-- Dale Manning, Carthage, NY

View RetiredCoastie's profile


999 posts in 4423 days

#5 posted 12-01-2009 09:35 AM

I second what wood247 said about going the distance and retiring. I couldn’t do the things I do today if I wasn’t getting a retirement check from the Coast Guard and VA every month. It would also give you some security until the economy turns around. Jobs are scarce. But you have to make that decision. Good luck in whatever you choose.

-- Proud Supporter of Homes For Our Troops

View FirehouseWoodworking's profile


791 posts in 4513 days

#6 posted 12-01-2009 09:44 AM

Cav Scout,

First, THANK YOU for your service. You and your brothers and sisters in uniform do us proud!

Let me give you my two cents. I retired from the Army in 1996 with 21 years of service. Granted, during my years of service, we were not faced with the wars you probably have. I had Grenada, Panama, Desert Shield/Storm, and Somalia. So, obviously, I had nothing to face like you have. But I would STRONGLY recommend that you consider your options very carefully.

I had a bachelors degree when I got out and was half way through my masters. After retirement, I went into business for myself and did fairly well. But it sure was nice to have that retirement check coming in during the lean times! It allowed me to control my own destiny rather than being a subject of the economy.

I have since moved on to a different career , but I still do woodworking as a sideline. It got to the point where I was more worried about the “business” side rather than the “sawdust” side of woodworking.

It will be more so in your case. The iindustry is suffering greatly due to the economy and the outlook doesn’t look good for the near future. Of course, the world situation isn’t the greatest either. But to be honest, I miss it and I surmise you will as well. There is a lot from the service that you will not find on the outside.

So think about it. That retirement that you are closer to will really give you a cushion when the time comes. You’re probably young enough that you’ll have plenty of time to start up that new career. In the meantime, hone your skills and do your market research. When the time comes, you’ll be so much better prepared to jump into the deep end!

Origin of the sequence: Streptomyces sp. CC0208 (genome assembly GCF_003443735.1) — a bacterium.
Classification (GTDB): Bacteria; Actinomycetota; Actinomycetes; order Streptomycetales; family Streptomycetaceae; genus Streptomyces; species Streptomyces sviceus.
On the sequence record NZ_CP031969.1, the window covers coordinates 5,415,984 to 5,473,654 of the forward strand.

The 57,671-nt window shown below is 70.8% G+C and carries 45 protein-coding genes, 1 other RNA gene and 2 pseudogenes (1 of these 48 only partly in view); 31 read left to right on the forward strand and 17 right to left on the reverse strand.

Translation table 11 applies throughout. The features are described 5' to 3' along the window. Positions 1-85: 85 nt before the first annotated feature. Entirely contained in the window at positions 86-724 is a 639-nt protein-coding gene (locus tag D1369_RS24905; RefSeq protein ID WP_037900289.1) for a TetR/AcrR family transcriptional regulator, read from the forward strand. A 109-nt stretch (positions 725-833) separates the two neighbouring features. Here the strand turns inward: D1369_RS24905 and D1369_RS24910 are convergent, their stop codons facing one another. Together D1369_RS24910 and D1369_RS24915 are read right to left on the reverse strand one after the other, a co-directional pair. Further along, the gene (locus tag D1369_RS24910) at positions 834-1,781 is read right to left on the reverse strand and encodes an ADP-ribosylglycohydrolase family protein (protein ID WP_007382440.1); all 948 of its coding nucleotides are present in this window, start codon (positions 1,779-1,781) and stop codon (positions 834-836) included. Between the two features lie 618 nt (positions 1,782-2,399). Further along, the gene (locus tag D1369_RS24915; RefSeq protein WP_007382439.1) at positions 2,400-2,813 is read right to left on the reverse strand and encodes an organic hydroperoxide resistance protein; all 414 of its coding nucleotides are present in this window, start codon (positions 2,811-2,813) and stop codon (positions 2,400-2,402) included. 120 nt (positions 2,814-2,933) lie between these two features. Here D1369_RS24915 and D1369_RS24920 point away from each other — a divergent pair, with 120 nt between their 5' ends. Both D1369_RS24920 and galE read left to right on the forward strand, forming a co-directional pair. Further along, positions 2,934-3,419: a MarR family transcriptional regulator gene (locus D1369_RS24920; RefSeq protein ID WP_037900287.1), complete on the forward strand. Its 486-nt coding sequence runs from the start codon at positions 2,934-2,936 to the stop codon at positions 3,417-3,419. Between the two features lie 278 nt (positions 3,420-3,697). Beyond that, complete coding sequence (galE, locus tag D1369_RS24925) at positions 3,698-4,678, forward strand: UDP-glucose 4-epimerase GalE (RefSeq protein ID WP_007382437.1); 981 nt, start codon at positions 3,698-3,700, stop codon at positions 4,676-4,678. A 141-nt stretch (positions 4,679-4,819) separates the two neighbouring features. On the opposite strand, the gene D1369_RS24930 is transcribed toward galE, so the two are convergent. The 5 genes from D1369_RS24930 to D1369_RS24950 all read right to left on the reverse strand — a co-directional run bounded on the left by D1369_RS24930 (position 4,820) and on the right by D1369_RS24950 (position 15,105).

Best of luck and stay safe.

-- Dave; Lansing, Kansas

View pashley's profile


1047 posts in 4957 days

#7 posted 12-01-2009 03:25 PM

Thanks for your service brother, I”m sure it hasn’t been easy.

If it was ME in your shoes, I think I would hang in there to get the retirement check, BUT try to enroll in school dedicated to woodworking; that way, you’re being practical and satisfying your “jock” itch, so to speak, LOL. Around here, in Rochester, NY, We have the School for the American Craftsman at RIT – something like that would be great. You can take night courses, and really bring your skill set up to speed in a comparatively shorter amount of time. Maybe you can get the GI Bill to help as well? Once you retire from the military, you’ll have that check every month to keep your head about water while your pursue what you love – woodworking.

-- Have a blessed day!

View CharlieM1958's profile


16292 posts in 5458 days

#8 posted 12-01-2009 04:10 PM

Thanks for your service.

I will add my voice to those urging you to hang in there till you’ve made your 20 years. Professional woodworking can be a tough racket with lots of lean times. Having a regular check coming in would put you in an ideal position to have a second career without having to worry about starving to death when business is slow.

-- Charlie M. "Woodworking - patience = firewood"

View chunky's profile


9 posts in 4474 days

#9 posted 12-01-2009 04:20 PM

CAV Scout,